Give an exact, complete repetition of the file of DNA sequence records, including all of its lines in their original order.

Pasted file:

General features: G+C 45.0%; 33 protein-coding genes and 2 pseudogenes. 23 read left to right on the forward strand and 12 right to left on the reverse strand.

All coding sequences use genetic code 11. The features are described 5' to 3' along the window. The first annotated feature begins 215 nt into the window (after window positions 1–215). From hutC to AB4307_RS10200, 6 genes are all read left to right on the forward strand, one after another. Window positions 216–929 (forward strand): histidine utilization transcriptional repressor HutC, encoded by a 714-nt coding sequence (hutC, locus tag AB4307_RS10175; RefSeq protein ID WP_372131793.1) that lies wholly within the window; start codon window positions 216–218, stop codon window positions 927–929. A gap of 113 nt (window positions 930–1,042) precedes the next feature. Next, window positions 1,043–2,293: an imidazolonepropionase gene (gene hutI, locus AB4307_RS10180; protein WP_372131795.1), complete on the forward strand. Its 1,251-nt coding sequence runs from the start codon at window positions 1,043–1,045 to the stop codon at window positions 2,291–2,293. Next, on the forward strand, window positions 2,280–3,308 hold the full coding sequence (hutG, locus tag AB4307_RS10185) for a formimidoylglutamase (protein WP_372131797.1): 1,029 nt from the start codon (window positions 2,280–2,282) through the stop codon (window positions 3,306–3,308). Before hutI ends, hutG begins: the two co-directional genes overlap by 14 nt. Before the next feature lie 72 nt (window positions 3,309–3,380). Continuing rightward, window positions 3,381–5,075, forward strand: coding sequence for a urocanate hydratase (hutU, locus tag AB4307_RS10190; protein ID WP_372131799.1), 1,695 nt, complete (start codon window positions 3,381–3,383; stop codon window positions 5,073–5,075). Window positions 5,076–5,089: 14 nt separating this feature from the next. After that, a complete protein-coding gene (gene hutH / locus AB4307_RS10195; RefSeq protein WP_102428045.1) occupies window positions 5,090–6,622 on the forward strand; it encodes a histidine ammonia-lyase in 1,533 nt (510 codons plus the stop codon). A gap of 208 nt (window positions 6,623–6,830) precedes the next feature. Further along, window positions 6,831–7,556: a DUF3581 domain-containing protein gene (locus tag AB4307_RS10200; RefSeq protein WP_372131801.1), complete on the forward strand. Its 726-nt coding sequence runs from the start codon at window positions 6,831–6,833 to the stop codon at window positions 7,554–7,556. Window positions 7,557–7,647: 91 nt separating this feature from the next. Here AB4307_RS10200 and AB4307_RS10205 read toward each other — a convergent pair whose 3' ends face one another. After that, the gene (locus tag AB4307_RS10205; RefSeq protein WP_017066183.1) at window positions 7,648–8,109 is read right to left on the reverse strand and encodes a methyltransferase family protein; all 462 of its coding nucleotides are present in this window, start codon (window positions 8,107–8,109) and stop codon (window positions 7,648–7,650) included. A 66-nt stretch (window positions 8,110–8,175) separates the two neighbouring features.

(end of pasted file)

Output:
General features: G+C 45.0%; 33 protein-coding genes and 2 pseudogenes. 23 read left to right on the forward strand and 12 right to left on the reverse strand.

All coding sequences use genetic code 11. The features are described 5' to 3' along the window. The first annotated feature begins 215 nt into the window (after window positions 1–215). From hutC to AB4307_RS10200, 6 genes are all read left to right on the forward strand, one after another. Window positions 216–929 (forward strand): histidine utilization transcriptional repressor HutC, encoded by a 714-nt coding sequence (hutC, locus tag AB4307_RS10175; RefSeq protein ID WP_372131793.1) that lies wholly within the window; start codon window positions 216–218, stop codon window positions 927–929. A gap of 113 nt (window positions 930–1,042) precedes the next feature. Next, window positions 1,043–2,293: an imidazolonepropionase gene (gene hutI, locus AB4307_RS10180; protein WP_372131795.1), complete on the forward strand. Its 1,251-nt coding sequence runs from the start codon at window positions 1,043–1,045 to the stop codon at window positions 2,291–2,293. Next, on the forward strand, window positions 2,280–3,308 hold the full coding sequence (hutG, locus tag AB4307_RS10185) for a formimidoylglutamase (protein WP_372131797.1): 1,029 nt from the start codon (window positions 2,280–2,282) through the stop codon (window positions 3,306–3,308). Before hutI ends, hutG begins: the two co-directional genes overlap by 14 nt. Before the next feature lie 72 nt (window positions 3,309–3,380). Continuing rightward, window positions 3,381–5,075, forward strand: coding sequence for a urocanate hydratase (hutU, locus tag AB4307_RS10190; protein ID WP_372131799.1), 1,695 nt, complete (start codon window positions 3,381–3,383; stop codon window positions 5,073–5,075). Window positions 5,076–5,089: 14 nt separating this feature from the next. After that, a complete protein-coding gene (gene hutH / locus AB4307_RS10195; RefSeq protein WP_102428045.1) occupies window positions 5,090–6,622 on the forward strand; it encodes a histidine ammonia-lyase in 1,533 nt (510 codons plus the stop codon). A gap of 208 nt (window positions 6,623–6,830) precedes the next feature. Further along, window positions 6,831–7,556: a DUF3581 domain-containing protein gene (locus tag AB4307_RS10200; RefSeq protein WP_372131801.1), complete on the forward strand. Its 726-nt coding sequence runs from the start codon at window positions 6,831–6,833 to the stop codon at window positions 7,554–7,556. Window positions 7,557–7,647: 91 nt separating this feature from the next. Here AB4307_RS10200 and AB4307_RS10205 read toward each other — a convergent pair whose 3' ends face one another. After that, the gene (locus tag AB4307_RS10205; RefSeq protein WP_017066183.1) at window positions 7,648–8,109 is read right to left on the reverse strand and encodes a methyltransferase family protein; all 462 of its coding nucleotides are present in this window, start codon (window positions 8,107–8,109) and stop codon (window positions 7,648–7,650) included. A 66-nt stretch (window positions 8,110–8,175) separates the two neighbouring features.